Superintendent Tom Salyer said the district received a complaint last week about the play having religious references.
The district then announced it would remove any religious references from all of its Christmas plays. …
Salyer gave WSAZ this statement:
“As superintendent of Johnson County Schools, I recognize the significance of Christmas and the traditions and beliefs associated with this holiday. Over the past few days, there have been several rumors indicating that there would be no Christmas plays this year at our elementary schools. I want to clarify that all programs will go on as scheduled. In accordance with federal law, our programs will follow appropriate regulations. The U.S. Supreme Court and the 6th Circuit are official capacities and during school activities. However, our district is fully committed to promote the spirit of giving and concern for our fellow citizens that help define the Christmas holiday. With core values such as service, integrity, leadership, and commitment, our staff and students will continue to proudly represent our district as recently demonstrated by our many student successes.”
Got that? Schools can have Christmas plays — provided the holiday’s core inspiration, the birth of Christ, is never directly or indirectly addressed.
In the same month that an Islamic terror attack killed 14 and wounded 21 in San Bernardino, California, high school students are asked to practice writing ,“There is no god but Allah. Muhammad is the messenger of Allah,” but a classic Charlie Brown Christmas cartoon is somehow deemed a violation of federal law. Classic.
This is why home-schooling looks increasingly attractive to young parents with each passing year.
The terror attack in San Bernardino, California, on Wednesday killed at least 14 and wounded 17. As Syed Rizwan Farook and his accomplices attempted to evade police, Marvel writer Dan Slott thought it would be the ideal moment to mock Christians who turn to God in times of tragedy. For good measure he told jokes to foreign citizens at America’s expense.
Here is a closer look at the re-tweet.
Ask yourself what kind of sick person would use requests for prayers during a terror attack and cops’ pursuit of the suspects to take political pot-shots? What kind of man would retweet satirical “God” Twitter accounts as terror victims riddled with bullet holes were bleeding out?
Objective observers know Mr. Slott was playing politics during a terror attack because his earlier tweets indeed asked for “thoughts and prayers.”
Dan Slott can tweet “thoughts and prayers” for terror victims, but if someone he politically disagrees with does the same thing — again, as people are dying — they are Christian “cowards” issuing “empty platitudes.”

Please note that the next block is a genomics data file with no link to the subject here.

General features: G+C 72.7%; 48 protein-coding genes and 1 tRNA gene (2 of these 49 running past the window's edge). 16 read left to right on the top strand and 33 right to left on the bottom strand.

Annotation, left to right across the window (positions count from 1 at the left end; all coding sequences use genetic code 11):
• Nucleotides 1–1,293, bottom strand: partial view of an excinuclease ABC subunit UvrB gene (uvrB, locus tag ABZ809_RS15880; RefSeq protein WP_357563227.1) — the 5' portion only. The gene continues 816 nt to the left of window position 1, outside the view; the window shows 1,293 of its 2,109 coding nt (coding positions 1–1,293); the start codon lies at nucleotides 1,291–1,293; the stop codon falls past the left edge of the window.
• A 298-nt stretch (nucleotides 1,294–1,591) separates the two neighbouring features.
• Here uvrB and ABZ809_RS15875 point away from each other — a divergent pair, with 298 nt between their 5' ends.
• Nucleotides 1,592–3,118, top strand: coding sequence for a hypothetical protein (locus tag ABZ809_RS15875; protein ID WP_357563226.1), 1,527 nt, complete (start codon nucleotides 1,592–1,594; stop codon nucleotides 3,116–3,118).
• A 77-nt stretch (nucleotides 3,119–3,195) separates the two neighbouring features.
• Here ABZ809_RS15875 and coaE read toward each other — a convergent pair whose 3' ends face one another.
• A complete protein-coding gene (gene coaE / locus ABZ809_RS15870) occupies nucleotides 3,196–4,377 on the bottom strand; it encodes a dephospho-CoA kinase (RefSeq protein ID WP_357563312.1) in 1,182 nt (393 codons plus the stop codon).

To add insult to injury, The Amazing Spider-Man scribe decided to honor the recently-deceased and injured by telling jokes at America’s expense.
“Non-Americans, you’re all looking at us and shaking your head in disbelief, aren’t you?” he wrote. No one thought to ask him which “non-Americans” he was addressing.
Perhaps Dan was talking to Saudi Arabian Spider-Man fans (the nation Farook travelled to shortly before his massacre), but only the men because women aren’t allowed to leave the home without related escorts. And not Saudi Arabian Christians, because they officially don’t exist — it isn’t allowed.
Perhaps Dan was talking to French Spider-Man fans, but not those who died in its recent terror attack perpetrated by the Islamic State group, because dead people can’t enjoy Peter Parker’s adventures.
Perhaps Dan was talking to Syrian Spider-Man fans, but not in ISIS-controlled areas because reading Marvel (i.e., infidel) Comics would literally be grounds for chopping one’s head off.
Perhaps Dan was talking about Qatar, where San Bernardino terror suspect Bin Ardogan was from.
Puruse Mr. Slott’s twitter feed from Wednesday, Dec. 2, 2015, and you will see many tweets about gun control. What you will not see after it was announced that Syed Rizwan Farook was responsible for a day of terror is anything about radical Islam.
In Dan Slott’s world, a correlation between access to guns and gun-crime is worthy of loud denunciations of the NRA and Republican politicians who pray during terror attacks — but a correlation between Islam and Islamic terrorism is an opportunity to listen to crickets.
Congratulations Dan Slott: You’re the type of guy who uses an unfolding tragedy as an opportunity to mock men praying to God. One day you’ll get to stand before your Creator and explain yourself. Until then, I will pray for you.